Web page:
116 3rd St SE
Cedar Rapids, Iowa 52401
Maybe the residue of Iowa's 31-30 loss to Wisconsin at Kinnick Stadium last season stills curls Hawkeyeland nostrils like a potent whiff of Limberger cheese.
Maybe it's the sight of a former Iowa team captain leading the Badgers to a Rose Bowl that mobilized the Hawkeye army. Maybe it's the close proximity between Iowa City and Madison. Maybe it's the annual recruiting battles over prospects for the teams' similar schemes. Maybe it's the programs' comparable status as Big Ten near-elites. Whatever the reason, Iowa football fans showed Wisconsin only loathe in a SourceMedia Group poll last week.
In an online poll at www.thegazette.com that registered 4,173 overall votes, Iowa fans chose the Badgers as the football program they loathe. Wisconsin garnered 961 votes, or 23 percent of the total. New Big Ten rival Nebraska, where Iowa will end its regular season, finished second with 872 votes (21 percent.) Northwestern (690), which has beaten Iowa five of the last six meetings, finished third followed by in-state rival Iowa State (472) and perennial Big Ten power Ohio State (410).
One commenter listed numerous reasons about each of Iowa's rivals, but wrote this about Wisconsin:
"I REALLY hate losing to them: Wisconsin…insert any snarky comment from Bielema and you have my reason," Steve Rogers wrote.
To illuminate this vote, here are a few facts in the Iowa-Wisconsin football series, the Big Ten's most evenly contested rivalry:
[naviga:li]After 86 meetings, the schools are knotted at 42-42-2.[/naviga:li]
[naviga:li]Among Big Ten schools Wisconsin (88) ranks second and Iowa (85) ranks third in victories over the last decade.[/naviga:li]
[naviga:li]Since 1995, the schools are tied 8-8.[/naviga:li]
[naviga:li]The teams have played 73 of the last 75 seasons but didn't play in 1993 or 1994 after the Big Ten added Penn State. The schools then petitioned the Big Ten to play annually, and the league altered its scheduling policy to allow each school to protect two rivalries.[/naviga:li]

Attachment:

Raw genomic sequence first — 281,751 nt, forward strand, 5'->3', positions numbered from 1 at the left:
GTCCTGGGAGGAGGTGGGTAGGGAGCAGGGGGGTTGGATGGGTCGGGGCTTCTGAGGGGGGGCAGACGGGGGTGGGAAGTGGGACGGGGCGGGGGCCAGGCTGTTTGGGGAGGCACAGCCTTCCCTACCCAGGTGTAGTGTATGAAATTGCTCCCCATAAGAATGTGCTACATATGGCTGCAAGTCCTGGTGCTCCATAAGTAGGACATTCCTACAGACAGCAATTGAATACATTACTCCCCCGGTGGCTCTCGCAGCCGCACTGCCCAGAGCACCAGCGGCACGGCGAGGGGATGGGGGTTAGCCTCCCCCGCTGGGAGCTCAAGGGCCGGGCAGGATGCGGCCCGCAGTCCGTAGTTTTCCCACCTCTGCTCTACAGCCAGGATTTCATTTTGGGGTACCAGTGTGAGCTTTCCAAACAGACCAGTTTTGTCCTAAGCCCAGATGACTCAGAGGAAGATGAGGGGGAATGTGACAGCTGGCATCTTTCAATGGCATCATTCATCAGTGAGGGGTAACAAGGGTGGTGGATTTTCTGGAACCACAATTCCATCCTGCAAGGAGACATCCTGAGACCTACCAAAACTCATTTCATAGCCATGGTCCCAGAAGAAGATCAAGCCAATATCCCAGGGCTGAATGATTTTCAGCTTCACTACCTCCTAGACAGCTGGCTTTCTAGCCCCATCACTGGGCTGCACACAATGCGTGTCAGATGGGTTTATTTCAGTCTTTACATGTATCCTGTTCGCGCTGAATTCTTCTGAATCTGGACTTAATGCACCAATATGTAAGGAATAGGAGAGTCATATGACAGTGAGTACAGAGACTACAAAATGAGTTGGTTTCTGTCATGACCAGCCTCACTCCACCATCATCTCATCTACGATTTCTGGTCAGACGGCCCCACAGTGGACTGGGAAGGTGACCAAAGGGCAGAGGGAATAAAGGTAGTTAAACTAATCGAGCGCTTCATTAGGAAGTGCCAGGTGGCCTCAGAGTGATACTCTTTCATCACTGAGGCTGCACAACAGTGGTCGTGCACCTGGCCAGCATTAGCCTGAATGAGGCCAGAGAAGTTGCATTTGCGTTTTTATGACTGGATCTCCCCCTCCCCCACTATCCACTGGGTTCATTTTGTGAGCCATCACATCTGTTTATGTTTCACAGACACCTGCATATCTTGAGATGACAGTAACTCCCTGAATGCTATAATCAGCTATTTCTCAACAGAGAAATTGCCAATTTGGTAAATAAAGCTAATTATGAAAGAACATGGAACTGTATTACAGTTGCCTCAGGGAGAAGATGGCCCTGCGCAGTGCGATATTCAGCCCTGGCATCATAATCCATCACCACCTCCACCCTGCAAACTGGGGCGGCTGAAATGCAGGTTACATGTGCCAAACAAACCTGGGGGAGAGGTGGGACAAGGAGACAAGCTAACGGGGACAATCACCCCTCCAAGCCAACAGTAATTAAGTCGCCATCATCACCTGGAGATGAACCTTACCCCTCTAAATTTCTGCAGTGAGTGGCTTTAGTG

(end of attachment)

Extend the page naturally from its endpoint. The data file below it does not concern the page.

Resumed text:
[naviga:li]The teams will not meet in the regular season this year as a result of Big Ten expansion and realignment. Iowa will play in the Legends Division, while Wisconsin will compete in the Leaders Division.[/naviga:li]
[naviga:li]Only 175 miles separate Kinnick Stadium from Camp Randall Stadium. Both teams take buses to the game, which costs about $6,000 a trip, as compared to the $56,000 or so it costs to fly.[/naviga:li]
Wisconsin Coach Bret Bielema is a former Iowa defensive lineman and team captain. Bielema also served as an assistant coach under Iowa Coach Kirk Ferentz, former Iowa assistant Bill Synder at Kansas State and former Iowa assistant Barry Alvarez at Wisconsin.[/naviga:li]
[naviga:li]Alvarez, now Wisconsin's athletics director, also was an assistant under Fry before becoming a Hall of Fame head coach at Wisconsin.[/naviga:li]
[naviga:li]Bielema still has a Tiger-Hawk tattoo on his leg.[/naviga:li]
[naviga:li]In 2004, the teams met in the regular-season finale with a share of the Big Ten title at stake. Iowa won 30-7.[/naviga:li]
[naviga:li]Beginning in 2004 the schools compete for the Heartland Trophy, which features a bull that commemorates both states' commitment to agriculture. Iowa leads the Heartland series 4-3, but Wisconsin owns the trophy after last year's 31-30 win.[/naviga:li]
[naviga:li]If the schools compete in the Big Ten championship game, they also can play for the Heartland Trophy. Big Ten officials said it's up to the individual schools to make that decision.[/naviga:li]
[naviga:li]The teams are next scheduled to meet Nov. 2, 2013 in Iowa City. They open Big Ten play against one another in 2014 on Oct. 4 in Madison.[/naviga:li]
[naviga:li]The schools' team managers compete for "The Toolbox" in a flag football trophy game held the night before the regular game.[/naviga:li]